FringeReview UK 2019
Fours Company Gary Prior, Zoe Peate, Paul Newton, Bryony Prior perform a bewildering array of intimate masterpieces and out-loud bluesy film arrangements, from Renaissance to now.
After a Gin Jazz Trio last week Fours Company – a couple, their daughter and her partner – produce a bewildering variety of music-making from Gary Prior’s piano and guitar, Zoe Peate’s soprano, Paul Newton’s trumpet and Bryony Prior’s horn. It’s a consummate quartet all with multiple solo careers who jam as a family. Lucky us.
The very first items – that almost jazzy mid-baroque combo of voice and trumpet – almost got drowned by Newton’s playing out. Peate’s soprano just about triumphed however, in Allesandro (father of Domenico the sonata writer) in ‘Rompe Sprezza’ and ‘Mia tesoro’ from his cantatas – a form he originate to circumvent Roman fiats on opera.
Richard Strauss got more subtle treatment for his song with Prior’s horn-playing showing such delicacy that later on a baby started accompanying it, rather musically in fact. This was quietly spellbinding.
Newton returned with pizzazz for Bernstein’s Red, White and Blues in a wonderful snarl of Lenny’s Prelude, Fugue and Riffs side, inhabiting just that right amount fob roadway, though a few alter objected. I expect Lenny wouldn’t have minded. Prior at the piano counterpointed well.
Saint-Saens’ Romance for Horn was again taken by both Priors with a wondrous delicacy and filigree French memorability, spun out even further in Abbott’s Alla Caccia. Wholly new to me.
In between these pieces Prior senior exchanged piano for guitar accompanying Peate as substitute lutenist for Dowland’s ‘Come again’ with that ‘to die’ and orgasmic fade out beloved of Elizabethans, still commanding a top range and with a hushed contrast to even the delicate horn playing that really is the most unusual juxtaposition I’ve encountered.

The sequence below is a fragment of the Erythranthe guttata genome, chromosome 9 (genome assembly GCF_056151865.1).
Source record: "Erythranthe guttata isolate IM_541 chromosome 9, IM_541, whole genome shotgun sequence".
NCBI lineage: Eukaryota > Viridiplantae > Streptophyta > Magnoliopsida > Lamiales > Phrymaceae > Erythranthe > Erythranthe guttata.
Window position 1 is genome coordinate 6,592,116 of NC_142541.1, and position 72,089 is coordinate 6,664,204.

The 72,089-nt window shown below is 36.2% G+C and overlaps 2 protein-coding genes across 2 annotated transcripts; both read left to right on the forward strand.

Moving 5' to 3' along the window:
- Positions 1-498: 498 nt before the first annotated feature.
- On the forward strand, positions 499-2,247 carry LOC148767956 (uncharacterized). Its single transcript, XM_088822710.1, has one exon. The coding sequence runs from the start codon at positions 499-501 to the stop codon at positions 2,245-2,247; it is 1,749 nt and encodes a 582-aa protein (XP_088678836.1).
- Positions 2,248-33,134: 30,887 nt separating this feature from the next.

Peate was back after the Alla Caccia of her daughter to sing two exquisite settings by Henri Duparc (1848-1933) who feel silent for his last 48 years, after an agonizing neurological disturbance which left him rational but unable to compose cared for by his devoted Irish wife. Still his 17 songs have become the immortal cornerstone of French chanson. His wife perhaps inspired his songs. ‘Chanson Triste’ two lovers lying side by side was achingly done and the soft fall of ‘Extase’ was delicately star-ridden as the lovers swoon to temporary death.
Yamashita’s jazzy film-score world was brought out by an arranged combo of trumpet and horn in ‘Eternal Story’ which like Bernstein was bluesy yet distantly bleared with a cinematic gauze. Worth hearing again.
Finally Rogers and Hart’s take on The Comedy of Errors, The Boys From Syracuse had us ‘Falling in Love with Love’ delivered with a swing by Peate again who shows a true varietal gift from the intimacies of Dowland and Duparc through Scarlatti to Rogers’ great melodies. We really need this quartet back.